‘Woman’s responsibility’: Only 1 in 10 British men would use male contraceptive pill
Vasagel, a non-hormonal male contraceptive owned by medical researcher Parsemus Foundation, is expected to hit the market between 2018 and 2020.
The sperm blocker is poised to be the first FDA (Food and Drug Administration) approved male contraceptive to be introduced since the condom.
It is a non-hormonal polymer that is injected under local anesthetic into a man’s sperm carrying tubes, accessible through the scrotum – not the penis or testicles.
Research published in December 2014 by the Centre for Epidemiology & Health said at least half of men would use it.
But a new study has revealed that only one in 10 British men would take birth control if one were to become available.
In a survey conducted by VouchersCodePro.co.uk, 2,681 British men who had been in a relationship with their partner for at least six months were quizzed on male contraception.
About two-thirds of participants agreed to using contraceptives during sexual intercourse but one-quarter admitted to not using them at all.
When asked if they would take a contraceptive pill, 89 percent said no, 21 percent said they were scared of long-term repercussions and 24 percent strongly believed it’s a “woman’s responsibility” to take contraception.
A spokesman for VoucherCodesPro told the Sun he was surprised by the results.
“I am really shocked by these results and I’m sure a few females will no doubt feel angry towards the male view that contraception should be a woman’s responsibility,” he said.
Feminist and freelance journalist Ray Filar believes men should “share the stress” women go through with contraception as it’s “no stroll in the park.”
“The lack of male contraceptives places the onus of contraception squarely on women’s shoulders,” she told the Guardian.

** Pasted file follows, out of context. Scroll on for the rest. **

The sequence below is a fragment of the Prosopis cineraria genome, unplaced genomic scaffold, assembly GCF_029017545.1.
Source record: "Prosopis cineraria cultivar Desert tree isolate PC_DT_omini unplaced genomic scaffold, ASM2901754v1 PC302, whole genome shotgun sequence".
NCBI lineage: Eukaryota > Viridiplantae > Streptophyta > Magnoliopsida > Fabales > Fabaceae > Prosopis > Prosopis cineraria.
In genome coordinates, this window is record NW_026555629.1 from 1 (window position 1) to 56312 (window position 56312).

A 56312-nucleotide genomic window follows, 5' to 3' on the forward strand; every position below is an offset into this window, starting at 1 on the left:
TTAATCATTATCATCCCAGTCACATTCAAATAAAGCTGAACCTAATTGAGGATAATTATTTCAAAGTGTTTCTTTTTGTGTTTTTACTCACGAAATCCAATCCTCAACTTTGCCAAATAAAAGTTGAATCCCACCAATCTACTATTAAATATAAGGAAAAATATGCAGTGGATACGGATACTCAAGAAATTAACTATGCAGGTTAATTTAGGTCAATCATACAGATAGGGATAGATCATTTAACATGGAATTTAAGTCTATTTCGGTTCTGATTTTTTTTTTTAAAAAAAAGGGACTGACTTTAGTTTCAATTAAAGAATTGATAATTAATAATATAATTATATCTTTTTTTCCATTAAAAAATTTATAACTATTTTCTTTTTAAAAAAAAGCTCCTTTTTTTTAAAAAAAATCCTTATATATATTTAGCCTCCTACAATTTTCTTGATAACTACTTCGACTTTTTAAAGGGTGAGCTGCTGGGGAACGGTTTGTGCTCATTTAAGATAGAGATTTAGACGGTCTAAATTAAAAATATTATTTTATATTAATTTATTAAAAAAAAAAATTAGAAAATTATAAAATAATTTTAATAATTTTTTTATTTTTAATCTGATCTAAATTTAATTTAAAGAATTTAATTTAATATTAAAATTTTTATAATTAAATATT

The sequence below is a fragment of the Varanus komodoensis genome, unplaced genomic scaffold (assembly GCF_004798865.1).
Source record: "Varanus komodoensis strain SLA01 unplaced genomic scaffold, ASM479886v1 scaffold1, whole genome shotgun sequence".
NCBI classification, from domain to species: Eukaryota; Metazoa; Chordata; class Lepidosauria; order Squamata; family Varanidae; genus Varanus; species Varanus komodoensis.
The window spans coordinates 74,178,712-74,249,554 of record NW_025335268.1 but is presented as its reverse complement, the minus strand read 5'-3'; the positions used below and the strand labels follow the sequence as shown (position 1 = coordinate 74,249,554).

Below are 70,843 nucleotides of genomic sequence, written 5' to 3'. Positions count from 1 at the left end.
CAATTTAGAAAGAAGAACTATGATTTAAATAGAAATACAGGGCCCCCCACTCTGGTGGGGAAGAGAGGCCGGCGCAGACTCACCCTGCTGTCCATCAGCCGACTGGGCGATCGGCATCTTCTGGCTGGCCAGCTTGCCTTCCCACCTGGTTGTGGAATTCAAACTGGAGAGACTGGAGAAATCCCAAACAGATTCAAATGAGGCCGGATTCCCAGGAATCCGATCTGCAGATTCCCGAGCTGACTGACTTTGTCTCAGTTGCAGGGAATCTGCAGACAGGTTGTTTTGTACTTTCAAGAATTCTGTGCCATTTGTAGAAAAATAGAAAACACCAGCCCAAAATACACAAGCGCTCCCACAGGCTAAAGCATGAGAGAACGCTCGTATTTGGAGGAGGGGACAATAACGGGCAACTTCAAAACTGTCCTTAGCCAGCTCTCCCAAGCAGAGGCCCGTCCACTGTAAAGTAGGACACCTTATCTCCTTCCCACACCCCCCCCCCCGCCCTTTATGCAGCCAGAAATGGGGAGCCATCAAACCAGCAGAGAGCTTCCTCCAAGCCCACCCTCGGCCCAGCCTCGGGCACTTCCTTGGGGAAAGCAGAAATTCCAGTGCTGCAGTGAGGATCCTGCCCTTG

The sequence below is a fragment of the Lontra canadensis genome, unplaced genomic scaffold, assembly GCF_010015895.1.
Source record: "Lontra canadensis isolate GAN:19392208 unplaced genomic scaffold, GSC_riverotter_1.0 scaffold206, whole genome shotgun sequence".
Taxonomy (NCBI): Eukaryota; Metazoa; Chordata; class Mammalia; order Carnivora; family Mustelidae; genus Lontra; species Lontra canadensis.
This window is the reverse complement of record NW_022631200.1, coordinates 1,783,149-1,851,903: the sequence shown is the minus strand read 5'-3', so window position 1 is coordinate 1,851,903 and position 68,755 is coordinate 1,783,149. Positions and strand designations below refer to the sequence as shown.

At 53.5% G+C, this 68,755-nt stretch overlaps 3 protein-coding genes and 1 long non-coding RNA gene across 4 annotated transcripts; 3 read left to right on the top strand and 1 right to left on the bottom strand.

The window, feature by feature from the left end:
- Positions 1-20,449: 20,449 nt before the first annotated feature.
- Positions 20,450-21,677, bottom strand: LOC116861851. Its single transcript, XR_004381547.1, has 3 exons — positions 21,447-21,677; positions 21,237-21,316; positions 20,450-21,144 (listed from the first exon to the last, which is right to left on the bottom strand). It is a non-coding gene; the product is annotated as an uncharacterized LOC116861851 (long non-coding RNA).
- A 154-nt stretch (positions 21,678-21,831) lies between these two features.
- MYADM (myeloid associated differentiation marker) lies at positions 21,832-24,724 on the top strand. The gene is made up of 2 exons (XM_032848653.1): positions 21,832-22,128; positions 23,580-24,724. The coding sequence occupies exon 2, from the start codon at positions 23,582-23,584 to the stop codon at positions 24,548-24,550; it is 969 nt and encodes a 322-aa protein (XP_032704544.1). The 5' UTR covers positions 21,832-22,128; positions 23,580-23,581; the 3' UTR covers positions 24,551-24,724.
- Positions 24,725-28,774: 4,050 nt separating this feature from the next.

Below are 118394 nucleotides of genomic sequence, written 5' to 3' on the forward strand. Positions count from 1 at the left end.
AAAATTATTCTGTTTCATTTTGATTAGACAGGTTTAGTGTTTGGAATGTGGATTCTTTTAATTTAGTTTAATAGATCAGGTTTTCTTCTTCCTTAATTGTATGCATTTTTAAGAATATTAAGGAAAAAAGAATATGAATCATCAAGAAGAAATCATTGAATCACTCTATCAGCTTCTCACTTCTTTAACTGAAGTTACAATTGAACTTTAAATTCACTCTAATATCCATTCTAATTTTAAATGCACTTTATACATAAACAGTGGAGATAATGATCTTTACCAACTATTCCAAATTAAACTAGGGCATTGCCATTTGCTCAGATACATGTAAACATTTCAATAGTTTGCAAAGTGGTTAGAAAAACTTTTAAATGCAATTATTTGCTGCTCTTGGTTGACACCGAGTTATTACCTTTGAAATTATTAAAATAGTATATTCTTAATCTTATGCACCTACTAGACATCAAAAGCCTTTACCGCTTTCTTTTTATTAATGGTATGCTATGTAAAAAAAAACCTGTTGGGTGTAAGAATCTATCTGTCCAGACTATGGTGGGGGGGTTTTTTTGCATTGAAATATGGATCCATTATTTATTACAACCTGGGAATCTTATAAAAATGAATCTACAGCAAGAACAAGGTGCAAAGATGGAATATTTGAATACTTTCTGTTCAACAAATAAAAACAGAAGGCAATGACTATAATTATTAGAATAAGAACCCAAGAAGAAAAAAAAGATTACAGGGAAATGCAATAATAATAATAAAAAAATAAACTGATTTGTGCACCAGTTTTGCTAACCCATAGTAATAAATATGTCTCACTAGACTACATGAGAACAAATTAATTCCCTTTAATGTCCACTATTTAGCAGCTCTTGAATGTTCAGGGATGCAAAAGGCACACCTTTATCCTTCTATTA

“Women are made into gatekeepers of sex, responsible for all precautions, reprehensible where precautions fail,” she added.
Another male contraceptive called the “Clean Sheets Pill” is being developed in London. It is designed to allow men to have an orgasm while inhibiting ejaculation.
Writing in the Telegraph, the executive director for the Male Contraception Initiative, Aaron Hamlin, said the method would appeal to both men and women.
“As many woman would at least attest, avoiding hormone would be a luxury – ensuring that contraception was worry and side-effect free.”
“Male contraception is bound to make a lot of guys happy.”
He called the development a “big deal,” as it will help people control when and with whom they want children.
But journalist Tim Lewis disagrees, telling The Guardian that the idea of male contraception is “tricky.”
“Men make about 1,000 sperm every second and you’d need to stop them all. Women produce one egg a month, so interfering with that is a simpler medical challenge.”
Chief executive of sexual health charity FPA told the Huffington Post it is “important to remember” that condoms are a “very effective method of contraception.”
“Crucially, they are the only method of contraception that can protect against sexually transmitted infections.”